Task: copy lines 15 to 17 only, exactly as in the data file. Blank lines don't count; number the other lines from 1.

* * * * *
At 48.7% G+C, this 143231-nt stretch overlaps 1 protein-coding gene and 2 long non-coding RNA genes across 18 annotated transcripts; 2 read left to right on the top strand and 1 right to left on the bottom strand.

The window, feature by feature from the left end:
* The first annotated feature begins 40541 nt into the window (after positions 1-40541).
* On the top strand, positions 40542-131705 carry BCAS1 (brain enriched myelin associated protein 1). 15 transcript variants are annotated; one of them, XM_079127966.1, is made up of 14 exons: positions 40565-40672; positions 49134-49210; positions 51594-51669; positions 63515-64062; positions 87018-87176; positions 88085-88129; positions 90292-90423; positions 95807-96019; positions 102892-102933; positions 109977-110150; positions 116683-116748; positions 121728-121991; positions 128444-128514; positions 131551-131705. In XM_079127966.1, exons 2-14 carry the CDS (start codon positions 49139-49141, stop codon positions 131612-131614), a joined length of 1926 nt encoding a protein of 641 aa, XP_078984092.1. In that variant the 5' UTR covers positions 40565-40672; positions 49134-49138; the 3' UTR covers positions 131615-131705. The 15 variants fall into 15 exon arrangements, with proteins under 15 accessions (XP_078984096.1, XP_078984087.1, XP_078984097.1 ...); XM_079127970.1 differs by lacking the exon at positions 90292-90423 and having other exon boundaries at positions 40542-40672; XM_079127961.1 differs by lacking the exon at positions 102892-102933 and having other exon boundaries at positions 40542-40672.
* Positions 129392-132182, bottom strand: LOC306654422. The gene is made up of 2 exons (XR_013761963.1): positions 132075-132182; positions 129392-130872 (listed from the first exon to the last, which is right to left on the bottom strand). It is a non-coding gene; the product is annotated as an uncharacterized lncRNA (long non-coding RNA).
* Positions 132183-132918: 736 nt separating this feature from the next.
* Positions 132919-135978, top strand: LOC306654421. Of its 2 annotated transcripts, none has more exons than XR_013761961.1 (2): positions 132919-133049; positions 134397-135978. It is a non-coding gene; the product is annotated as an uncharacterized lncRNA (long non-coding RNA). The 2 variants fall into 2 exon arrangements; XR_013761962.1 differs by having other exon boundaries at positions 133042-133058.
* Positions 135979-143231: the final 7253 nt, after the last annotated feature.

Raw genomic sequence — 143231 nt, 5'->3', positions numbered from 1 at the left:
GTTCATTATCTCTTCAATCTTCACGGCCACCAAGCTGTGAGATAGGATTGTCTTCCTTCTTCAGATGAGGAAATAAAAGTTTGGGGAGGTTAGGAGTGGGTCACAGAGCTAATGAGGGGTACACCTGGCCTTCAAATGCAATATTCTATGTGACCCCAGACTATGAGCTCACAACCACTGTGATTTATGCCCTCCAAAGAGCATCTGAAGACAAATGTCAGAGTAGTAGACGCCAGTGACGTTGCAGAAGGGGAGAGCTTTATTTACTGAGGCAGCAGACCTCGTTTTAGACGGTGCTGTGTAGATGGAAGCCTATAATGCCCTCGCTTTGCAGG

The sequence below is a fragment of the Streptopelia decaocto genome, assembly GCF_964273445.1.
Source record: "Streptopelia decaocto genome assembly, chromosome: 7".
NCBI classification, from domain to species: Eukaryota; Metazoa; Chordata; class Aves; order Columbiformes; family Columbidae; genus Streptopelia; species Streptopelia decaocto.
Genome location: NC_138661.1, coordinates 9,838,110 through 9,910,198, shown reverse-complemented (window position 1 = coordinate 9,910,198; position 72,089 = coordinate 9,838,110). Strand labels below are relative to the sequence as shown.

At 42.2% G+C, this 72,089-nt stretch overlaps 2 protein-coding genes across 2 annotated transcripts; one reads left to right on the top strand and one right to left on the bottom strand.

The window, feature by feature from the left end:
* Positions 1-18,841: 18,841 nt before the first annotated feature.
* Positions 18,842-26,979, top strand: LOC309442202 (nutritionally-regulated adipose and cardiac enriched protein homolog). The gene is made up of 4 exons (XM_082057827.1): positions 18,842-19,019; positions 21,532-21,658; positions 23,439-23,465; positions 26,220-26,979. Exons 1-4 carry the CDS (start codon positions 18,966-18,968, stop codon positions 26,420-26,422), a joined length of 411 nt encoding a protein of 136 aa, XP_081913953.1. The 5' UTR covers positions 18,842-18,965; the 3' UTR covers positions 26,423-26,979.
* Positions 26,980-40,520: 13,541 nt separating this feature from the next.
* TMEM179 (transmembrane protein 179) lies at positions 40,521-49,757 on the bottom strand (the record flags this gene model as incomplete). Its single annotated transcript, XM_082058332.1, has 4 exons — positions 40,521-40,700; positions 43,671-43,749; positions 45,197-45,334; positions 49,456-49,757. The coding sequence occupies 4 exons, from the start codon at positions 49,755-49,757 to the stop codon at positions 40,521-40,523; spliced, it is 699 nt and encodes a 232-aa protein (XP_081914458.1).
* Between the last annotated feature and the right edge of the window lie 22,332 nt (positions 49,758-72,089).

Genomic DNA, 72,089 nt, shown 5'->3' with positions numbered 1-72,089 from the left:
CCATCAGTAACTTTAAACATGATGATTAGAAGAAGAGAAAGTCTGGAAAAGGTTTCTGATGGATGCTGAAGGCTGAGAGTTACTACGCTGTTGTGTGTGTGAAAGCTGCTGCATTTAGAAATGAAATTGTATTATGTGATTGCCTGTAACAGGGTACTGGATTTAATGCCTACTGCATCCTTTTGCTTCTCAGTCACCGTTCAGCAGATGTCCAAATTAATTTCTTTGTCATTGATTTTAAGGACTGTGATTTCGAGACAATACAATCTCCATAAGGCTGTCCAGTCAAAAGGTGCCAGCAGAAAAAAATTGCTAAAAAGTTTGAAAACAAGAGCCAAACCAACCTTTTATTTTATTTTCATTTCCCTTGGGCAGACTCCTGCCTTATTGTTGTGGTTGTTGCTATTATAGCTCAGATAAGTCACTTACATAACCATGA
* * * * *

At 42.2% G+C, this 72,089-nt stretch overlaps 2 protein-coding genes across 2 annotated transcripts; one reads left to right on the top strand and one right to left on the bottom strand.

The window, feature by feature from the left end:
* Positions 1-18,841: 18,841 nt before the first annotated feature.